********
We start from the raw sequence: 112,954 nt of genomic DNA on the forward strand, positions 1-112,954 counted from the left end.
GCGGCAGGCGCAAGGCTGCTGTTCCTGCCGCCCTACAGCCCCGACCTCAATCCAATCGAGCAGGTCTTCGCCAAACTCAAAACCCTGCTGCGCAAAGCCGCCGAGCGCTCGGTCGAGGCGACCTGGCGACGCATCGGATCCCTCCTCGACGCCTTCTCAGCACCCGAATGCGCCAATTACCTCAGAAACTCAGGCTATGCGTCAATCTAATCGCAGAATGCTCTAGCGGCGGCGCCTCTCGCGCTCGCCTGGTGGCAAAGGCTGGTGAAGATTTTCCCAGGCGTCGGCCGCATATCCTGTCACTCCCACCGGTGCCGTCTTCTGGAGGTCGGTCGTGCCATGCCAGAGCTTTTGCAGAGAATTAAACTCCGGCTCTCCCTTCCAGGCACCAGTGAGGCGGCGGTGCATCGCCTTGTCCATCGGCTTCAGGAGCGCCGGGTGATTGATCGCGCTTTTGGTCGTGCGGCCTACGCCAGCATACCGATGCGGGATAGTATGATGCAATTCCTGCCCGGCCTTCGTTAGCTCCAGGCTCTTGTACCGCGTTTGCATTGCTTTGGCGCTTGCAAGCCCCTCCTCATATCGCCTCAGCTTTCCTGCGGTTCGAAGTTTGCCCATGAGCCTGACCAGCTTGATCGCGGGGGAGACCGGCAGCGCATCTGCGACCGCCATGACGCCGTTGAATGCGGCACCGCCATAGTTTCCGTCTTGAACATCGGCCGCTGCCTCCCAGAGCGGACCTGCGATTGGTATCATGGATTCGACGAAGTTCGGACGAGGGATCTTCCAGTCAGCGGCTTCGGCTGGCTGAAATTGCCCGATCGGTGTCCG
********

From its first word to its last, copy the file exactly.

We start from the raw sequence: 112,954 nt of genomic DNA on the forward strand, positions 1-112,954 counted from the left end.
GCGGCAGGCGCAAGGCTGCTGTTCCTGCCGCCCTACAGCCCCGACCTCAATCCAATCGAGCAGGTCTTCGCCAAACTCAAAACCCTGCTGCGCAAAGCCGCCGAGCGCTCGGTCGAGGCGACCTGGCGACGCATCGGATCCCTCCTCGACGCCTTCTCAGCACCCGAATGCGCCAATTACCTCAGAAACTCAGGCTATGCGTCAATCTAATCGCAGAATGCTCTAGCGGCGGCGCCTCTCGCGCTCGCCTGGTGGCAAAGGCTGGTGAAGATTTTCCCAGGCGTCGGCCGCATATCCTGTCACTCCCACCGGTGCCGTCTTCTGGAGGTCGGTCGTGCCATGCCAGAGCTTTTGCAGAGAATTAAACTCCGGCTCTCCCTTCCAGGCACCAGTGAGGCGGCGGTGCATCGCCTTGTCCATCGGCTTCAGGAGCGCCGGGTGATTGATCGCGCTTTTGGTCGTGCGGCCTACGCCAGCATACCGATGCGGGATAGTATGATGCAATTCCTGCCCGGCCTTCGTTAGCTCCAGGCTCTTGTACCGCGTTTGCATTGCTTTGGCGCTTGCAAGCCCCTCCTCATATCGCCTCAGCTTTCCTGCGGTTCGAAGTTTGCCCATGAGCCTGACCAGCTTGATCGCGGGGGAGACCGGCAGCGCATCTGCGACCGCCATGACGCCGTTGAATGCGGCACCGCCATAGTTTCCGTCTTGAACATCGGCCGCTGCCTCCCAGAGCGGACCTGCGATTGGTATCATGGATTCGACGAAGTTCGGACGAGGGATCTTCCAGTCAGCGGCTTCGGCTGGCTGAAATTGCCCGATCGGTGTCCG